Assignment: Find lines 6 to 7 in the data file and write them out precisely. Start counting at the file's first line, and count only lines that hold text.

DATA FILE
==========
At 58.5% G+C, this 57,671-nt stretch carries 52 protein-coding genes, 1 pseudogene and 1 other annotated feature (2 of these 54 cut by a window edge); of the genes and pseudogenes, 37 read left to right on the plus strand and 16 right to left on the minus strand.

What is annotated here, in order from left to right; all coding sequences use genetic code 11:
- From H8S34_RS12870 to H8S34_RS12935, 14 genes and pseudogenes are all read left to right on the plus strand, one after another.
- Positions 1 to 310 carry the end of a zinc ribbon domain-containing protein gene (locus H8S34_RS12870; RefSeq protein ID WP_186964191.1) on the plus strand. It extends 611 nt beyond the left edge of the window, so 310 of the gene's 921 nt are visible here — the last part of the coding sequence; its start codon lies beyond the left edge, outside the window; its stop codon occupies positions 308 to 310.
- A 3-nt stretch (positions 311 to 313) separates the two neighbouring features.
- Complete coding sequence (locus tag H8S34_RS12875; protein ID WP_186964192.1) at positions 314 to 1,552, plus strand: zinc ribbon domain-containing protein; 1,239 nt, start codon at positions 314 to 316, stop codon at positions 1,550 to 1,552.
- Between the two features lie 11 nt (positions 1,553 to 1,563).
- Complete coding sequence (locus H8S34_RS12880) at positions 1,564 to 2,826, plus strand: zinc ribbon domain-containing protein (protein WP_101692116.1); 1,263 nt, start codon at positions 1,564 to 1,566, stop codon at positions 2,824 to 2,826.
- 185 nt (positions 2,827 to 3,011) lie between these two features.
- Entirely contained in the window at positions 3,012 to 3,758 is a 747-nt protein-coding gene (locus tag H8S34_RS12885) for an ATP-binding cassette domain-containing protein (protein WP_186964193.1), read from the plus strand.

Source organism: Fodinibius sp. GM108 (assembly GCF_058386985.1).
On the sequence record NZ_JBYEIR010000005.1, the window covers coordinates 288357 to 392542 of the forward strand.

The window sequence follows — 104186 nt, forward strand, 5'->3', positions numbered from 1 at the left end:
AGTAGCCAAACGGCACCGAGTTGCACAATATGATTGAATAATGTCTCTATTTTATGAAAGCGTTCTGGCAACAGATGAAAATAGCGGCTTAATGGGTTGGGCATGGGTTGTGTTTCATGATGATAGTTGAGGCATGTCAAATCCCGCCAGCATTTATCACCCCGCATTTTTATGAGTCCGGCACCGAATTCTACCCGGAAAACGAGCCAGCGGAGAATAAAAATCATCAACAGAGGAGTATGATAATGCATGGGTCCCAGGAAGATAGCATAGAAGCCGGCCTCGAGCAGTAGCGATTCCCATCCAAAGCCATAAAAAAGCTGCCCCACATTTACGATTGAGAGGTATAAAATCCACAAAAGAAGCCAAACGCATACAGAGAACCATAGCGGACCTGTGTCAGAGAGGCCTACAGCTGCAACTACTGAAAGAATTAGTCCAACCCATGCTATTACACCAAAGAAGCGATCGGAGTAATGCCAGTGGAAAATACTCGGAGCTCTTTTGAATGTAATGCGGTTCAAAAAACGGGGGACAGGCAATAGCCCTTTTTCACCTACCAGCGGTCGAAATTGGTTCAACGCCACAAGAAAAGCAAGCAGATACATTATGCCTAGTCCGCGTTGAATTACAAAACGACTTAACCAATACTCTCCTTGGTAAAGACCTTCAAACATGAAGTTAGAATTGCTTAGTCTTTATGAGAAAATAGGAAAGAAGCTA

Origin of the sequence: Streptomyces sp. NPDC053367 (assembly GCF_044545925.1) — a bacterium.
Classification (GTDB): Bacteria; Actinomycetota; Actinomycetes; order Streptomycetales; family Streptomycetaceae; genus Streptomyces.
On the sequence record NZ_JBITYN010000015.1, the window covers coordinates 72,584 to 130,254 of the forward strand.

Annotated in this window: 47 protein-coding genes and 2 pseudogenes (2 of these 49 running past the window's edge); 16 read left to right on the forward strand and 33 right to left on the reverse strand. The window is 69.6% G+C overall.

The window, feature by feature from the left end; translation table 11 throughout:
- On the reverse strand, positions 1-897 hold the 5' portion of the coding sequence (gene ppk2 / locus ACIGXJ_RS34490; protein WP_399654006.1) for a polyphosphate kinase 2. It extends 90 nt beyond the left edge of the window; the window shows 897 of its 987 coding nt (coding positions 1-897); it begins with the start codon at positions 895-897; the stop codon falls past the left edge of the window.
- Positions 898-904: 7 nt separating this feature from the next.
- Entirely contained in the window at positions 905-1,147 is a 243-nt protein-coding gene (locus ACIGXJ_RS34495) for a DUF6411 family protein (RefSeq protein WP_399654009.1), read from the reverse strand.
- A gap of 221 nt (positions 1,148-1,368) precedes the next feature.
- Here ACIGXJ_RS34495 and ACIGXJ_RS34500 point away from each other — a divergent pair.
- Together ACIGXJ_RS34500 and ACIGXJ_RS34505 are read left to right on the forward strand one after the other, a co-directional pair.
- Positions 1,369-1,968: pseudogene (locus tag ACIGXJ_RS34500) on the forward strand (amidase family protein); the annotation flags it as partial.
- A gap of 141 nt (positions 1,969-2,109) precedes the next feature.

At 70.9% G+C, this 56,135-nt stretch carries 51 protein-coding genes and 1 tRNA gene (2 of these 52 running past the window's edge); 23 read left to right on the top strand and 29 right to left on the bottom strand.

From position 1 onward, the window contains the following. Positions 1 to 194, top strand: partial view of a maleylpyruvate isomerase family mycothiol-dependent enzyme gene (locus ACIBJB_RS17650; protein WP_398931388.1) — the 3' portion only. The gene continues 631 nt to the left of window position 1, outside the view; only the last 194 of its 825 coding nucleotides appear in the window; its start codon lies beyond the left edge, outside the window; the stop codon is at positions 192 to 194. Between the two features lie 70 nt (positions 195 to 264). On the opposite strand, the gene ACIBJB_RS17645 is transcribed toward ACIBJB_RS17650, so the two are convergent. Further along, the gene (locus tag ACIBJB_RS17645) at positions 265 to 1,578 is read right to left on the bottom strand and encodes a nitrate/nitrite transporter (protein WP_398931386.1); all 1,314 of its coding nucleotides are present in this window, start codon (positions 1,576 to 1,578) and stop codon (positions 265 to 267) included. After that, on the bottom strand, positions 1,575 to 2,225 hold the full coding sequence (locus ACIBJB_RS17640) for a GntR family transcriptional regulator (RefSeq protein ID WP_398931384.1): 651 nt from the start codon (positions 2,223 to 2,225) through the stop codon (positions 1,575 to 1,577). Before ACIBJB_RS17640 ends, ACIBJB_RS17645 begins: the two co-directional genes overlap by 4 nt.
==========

- Complete coding sequence (locus tag H8S34_RS12875; protein ID WP_186964192.1) at positions 314 to 1,552, plus strand: zinc ribbon domain-containing protein; 1,239 nt, start codon at positions 314 to 316, stop codon at positions 1,550 to 1,552.
- Between the two features lie 11 nt (positions 1,553 to 1,563).